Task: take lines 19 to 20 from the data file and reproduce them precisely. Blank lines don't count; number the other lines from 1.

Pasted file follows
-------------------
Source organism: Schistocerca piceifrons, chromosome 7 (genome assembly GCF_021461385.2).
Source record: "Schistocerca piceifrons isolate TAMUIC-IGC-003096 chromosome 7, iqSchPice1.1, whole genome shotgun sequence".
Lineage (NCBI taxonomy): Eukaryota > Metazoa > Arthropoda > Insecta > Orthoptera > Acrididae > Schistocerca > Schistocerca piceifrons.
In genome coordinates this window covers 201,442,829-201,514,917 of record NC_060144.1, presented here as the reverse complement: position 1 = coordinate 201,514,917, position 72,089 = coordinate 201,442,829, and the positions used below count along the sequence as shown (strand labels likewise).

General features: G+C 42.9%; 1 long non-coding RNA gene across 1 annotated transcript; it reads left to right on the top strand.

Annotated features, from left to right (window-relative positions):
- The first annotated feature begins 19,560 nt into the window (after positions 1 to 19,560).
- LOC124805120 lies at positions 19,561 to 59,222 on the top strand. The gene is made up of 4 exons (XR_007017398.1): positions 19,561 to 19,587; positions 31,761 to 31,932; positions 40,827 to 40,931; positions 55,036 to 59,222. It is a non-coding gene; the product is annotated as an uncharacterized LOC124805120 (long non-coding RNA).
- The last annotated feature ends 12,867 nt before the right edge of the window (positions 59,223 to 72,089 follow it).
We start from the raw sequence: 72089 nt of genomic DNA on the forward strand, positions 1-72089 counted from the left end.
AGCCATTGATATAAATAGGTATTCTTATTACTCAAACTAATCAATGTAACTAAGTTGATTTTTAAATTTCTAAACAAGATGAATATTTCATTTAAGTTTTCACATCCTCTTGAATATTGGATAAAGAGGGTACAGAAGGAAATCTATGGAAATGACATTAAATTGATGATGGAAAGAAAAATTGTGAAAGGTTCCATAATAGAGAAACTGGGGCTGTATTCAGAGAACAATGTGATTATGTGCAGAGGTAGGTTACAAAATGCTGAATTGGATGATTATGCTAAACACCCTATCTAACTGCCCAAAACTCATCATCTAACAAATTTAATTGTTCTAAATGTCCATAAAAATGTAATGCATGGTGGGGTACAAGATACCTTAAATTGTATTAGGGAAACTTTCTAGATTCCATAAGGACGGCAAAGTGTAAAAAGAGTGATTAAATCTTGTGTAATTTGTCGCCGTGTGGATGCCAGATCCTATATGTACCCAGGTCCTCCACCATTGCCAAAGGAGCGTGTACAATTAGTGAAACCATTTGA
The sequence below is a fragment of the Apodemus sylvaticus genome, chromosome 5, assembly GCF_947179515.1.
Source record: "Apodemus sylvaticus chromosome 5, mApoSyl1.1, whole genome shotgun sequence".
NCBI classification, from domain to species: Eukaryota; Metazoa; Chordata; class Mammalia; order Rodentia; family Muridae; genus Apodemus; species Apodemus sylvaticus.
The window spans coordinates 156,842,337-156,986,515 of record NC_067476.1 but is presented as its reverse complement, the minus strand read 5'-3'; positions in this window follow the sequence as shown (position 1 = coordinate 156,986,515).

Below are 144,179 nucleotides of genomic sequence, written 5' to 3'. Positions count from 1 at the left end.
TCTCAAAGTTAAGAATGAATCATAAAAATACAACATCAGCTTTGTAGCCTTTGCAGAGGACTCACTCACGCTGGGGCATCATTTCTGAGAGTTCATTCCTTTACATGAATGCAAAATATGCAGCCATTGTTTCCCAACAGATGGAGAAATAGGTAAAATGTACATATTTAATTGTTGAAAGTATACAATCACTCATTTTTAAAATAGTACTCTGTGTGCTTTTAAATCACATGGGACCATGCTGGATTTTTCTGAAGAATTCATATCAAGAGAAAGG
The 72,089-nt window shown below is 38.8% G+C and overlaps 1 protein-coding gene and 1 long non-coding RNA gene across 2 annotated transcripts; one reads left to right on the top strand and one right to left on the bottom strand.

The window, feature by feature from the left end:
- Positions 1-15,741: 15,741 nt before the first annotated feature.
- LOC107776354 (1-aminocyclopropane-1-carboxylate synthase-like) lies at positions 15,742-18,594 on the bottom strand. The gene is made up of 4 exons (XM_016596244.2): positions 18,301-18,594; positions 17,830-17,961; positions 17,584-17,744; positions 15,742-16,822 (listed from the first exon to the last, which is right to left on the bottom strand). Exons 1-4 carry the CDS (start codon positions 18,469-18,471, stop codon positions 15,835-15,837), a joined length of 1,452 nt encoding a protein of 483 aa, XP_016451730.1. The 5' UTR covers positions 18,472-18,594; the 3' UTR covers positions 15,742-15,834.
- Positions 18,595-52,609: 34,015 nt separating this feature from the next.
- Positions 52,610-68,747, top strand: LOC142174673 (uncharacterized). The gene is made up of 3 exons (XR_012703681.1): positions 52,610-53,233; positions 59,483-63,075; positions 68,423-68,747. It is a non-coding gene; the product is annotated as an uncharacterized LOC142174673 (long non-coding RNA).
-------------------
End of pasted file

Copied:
The window, feature by feature from the left end:
- Positions 1-15,741: 15,741 nt before the first annotated feature.